Giant rat’s tail

The Problem

Like other weedy sporobolus grasses, Giant rats tail grass is an aggressive competitor that can reduce pasture productivity and significantly degrade natural areas. Flowering plants are long-lived and can exist for more than 4 years. Their foliage has low palatability for animals when mature and is therefore not selectively grazed. GRT is resistant to fire, slashing, grazing and high competition. However, it is sensitive to some herbicides.

Weedy sporobolus grasses are aggressive, have low palatability when mature, and are difficult to control. They can quickly dominate a pasture, especially following overgrazing or soil disturbance. Giant rat’s tail grass (GRT) poses a significant threat to the productivity of pastures in the Mackay Whitsunday Isaac region. GRT is one of the weedy sporobolus grasses (WSG) with the ability to significantly decrease grazier’s economic viability and degradation of natural areas. Cattle grazing GRT pasture take up to 12 months longer to reach equivalent weight. In 2007 the estimated cost of GRT and other WSG to the pastoral industry was $60 million per year (Bray and Officer 2007).
Attempts to control this weed using conventional methods have often failed and, in some cases, intensified the infestation. Pastures dominated by GRT are common, due to the long-term viability of GRT seed in the soil and the tendency of stock to graze other more palatable pasture before GRT.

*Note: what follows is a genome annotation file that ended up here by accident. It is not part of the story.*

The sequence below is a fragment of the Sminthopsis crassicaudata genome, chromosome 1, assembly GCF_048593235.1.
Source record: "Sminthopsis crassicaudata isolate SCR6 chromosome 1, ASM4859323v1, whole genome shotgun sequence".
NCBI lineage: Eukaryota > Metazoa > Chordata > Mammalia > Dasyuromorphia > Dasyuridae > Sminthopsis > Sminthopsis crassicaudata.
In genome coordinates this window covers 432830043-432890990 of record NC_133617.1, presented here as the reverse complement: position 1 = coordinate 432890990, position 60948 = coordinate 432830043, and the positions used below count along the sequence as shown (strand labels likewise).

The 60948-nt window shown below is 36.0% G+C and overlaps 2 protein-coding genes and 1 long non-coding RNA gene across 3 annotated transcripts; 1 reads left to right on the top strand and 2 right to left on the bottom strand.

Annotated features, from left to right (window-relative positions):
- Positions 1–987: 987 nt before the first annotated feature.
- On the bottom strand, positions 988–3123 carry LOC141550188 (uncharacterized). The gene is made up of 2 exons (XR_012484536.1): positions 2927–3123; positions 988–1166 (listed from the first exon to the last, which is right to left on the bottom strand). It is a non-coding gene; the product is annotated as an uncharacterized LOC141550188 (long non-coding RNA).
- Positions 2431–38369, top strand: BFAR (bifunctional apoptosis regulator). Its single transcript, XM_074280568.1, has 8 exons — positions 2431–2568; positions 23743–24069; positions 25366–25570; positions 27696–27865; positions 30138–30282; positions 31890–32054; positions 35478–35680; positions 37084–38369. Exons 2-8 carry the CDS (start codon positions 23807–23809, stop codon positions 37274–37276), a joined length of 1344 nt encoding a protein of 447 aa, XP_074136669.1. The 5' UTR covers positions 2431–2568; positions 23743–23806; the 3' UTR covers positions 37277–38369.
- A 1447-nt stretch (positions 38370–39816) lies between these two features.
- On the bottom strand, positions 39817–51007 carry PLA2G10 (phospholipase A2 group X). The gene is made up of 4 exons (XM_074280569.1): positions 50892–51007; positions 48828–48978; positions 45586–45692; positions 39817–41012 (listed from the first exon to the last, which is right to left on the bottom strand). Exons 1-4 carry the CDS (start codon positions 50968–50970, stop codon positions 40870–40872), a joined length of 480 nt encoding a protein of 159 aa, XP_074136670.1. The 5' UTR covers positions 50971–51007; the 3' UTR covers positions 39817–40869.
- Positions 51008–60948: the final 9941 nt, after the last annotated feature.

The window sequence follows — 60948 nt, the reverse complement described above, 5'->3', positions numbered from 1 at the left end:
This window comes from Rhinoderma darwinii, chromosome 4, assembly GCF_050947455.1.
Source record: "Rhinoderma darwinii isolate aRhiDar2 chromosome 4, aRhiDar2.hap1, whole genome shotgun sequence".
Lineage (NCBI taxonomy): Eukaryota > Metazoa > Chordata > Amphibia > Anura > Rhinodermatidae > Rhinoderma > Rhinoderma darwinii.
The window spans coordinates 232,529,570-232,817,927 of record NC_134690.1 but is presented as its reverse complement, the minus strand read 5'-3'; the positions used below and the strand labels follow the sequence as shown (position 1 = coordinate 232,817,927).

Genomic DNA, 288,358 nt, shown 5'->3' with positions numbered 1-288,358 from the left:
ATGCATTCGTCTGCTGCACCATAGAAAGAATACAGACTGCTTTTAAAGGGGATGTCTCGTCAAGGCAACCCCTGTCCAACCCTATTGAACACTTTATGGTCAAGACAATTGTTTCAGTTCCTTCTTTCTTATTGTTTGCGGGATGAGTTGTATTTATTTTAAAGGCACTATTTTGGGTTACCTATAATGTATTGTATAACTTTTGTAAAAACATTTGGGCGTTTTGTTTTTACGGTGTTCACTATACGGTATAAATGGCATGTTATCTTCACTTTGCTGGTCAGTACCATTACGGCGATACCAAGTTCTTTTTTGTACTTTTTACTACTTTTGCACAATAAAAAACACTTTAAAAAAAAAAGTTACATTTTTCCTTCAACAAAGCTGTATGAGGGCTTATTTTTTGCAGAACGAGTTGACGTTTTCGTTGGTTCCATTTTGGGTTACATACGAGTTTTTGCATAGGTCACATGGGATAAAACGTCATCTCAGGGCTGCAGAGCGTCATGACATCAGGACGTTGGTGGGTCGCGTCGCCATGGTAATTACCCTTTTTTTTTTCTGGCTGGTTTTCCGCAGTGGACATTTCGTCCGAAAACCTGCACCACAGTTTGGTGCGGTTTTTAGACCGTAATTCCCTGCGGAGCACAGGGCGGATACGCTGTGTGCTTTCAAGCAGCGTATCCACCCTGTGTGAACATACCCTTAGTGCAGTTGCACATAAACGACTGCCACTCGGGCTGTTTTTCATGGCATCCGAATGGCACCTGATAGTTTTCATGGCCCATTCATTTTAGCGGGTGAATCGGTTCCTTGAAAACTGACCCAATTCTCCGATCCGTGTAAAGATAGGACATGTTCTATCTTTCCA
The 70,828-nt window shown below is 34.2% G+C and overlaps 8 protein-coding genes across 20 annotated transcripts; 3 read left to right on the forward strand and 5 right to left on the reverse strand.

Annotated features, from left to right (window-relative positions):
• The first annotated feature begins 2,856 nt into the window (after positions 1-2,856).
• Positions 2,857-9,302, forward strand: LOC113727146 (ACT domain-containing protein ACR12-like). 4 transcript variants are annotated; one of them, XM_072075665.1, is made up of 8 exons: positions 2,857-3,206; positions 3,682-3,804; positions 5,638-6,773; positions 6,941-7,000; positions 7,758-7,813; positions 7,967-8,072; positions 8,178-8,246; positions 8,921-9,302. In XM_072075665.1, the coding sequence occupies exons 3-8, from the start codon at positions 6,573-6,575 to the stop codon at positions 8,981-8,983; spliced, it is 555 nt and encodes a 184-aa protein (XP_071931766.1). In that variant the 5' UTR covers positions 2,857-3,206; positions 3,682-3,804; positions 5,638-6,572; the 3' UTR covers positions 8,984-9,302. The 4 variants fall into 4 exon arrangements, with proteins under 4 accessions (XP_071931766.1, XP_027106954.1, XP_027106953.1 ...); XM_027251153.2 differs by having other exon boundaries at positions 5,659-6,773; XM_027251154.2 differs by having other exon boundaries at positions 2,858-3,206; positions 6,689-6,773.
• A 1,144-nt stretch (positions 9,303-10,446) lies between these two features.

Project Description

The project aims to support efforts to eradicate GRT grass, a weed impacting significantly on high quality agricultural land and environmental assets within the Mackay Whitsunday Isaac region.

A variety of control approaches have been utilised over the last 20 years, including enhancing farm biosecurity to monitor and eliminate origin pathways, burning, spraying liquid herbicides, wick wiping, cultivation and fodder crops, over sowing with vigorous perennial grasses and spelling pasture. No single treatment has proven to be the best management practice for reducing the impact of GRT on pastures.

The most common treatment of Giant rats tail grass (GRT) to date has been the use of the liquid or granular herbicide, sodium 2,2,3,3- tetrafluoropropanate, TASKFORCE®. Various results have been recorded for TASKFORCE® applied to GRT infestations across the Mackay Whitsunday Isaac Region. More work is being done to investigate the most effective way of applying this chemical under our regional conditions.

The Reef Catchments Bradshaw GRT Case Study, a project partnered with Pioneer Catchment Landcare and Farmacist.

Bray, S. and Officer, D., 2007, Weedy Sporobolus grasses Best Practice Manual, Department of Primary Industries and Fisheries, Brisbane

Further Information
Department of Agriculture and Fisheries Fact Sheet

Biosecurity Queensland Edition Weeds of Australia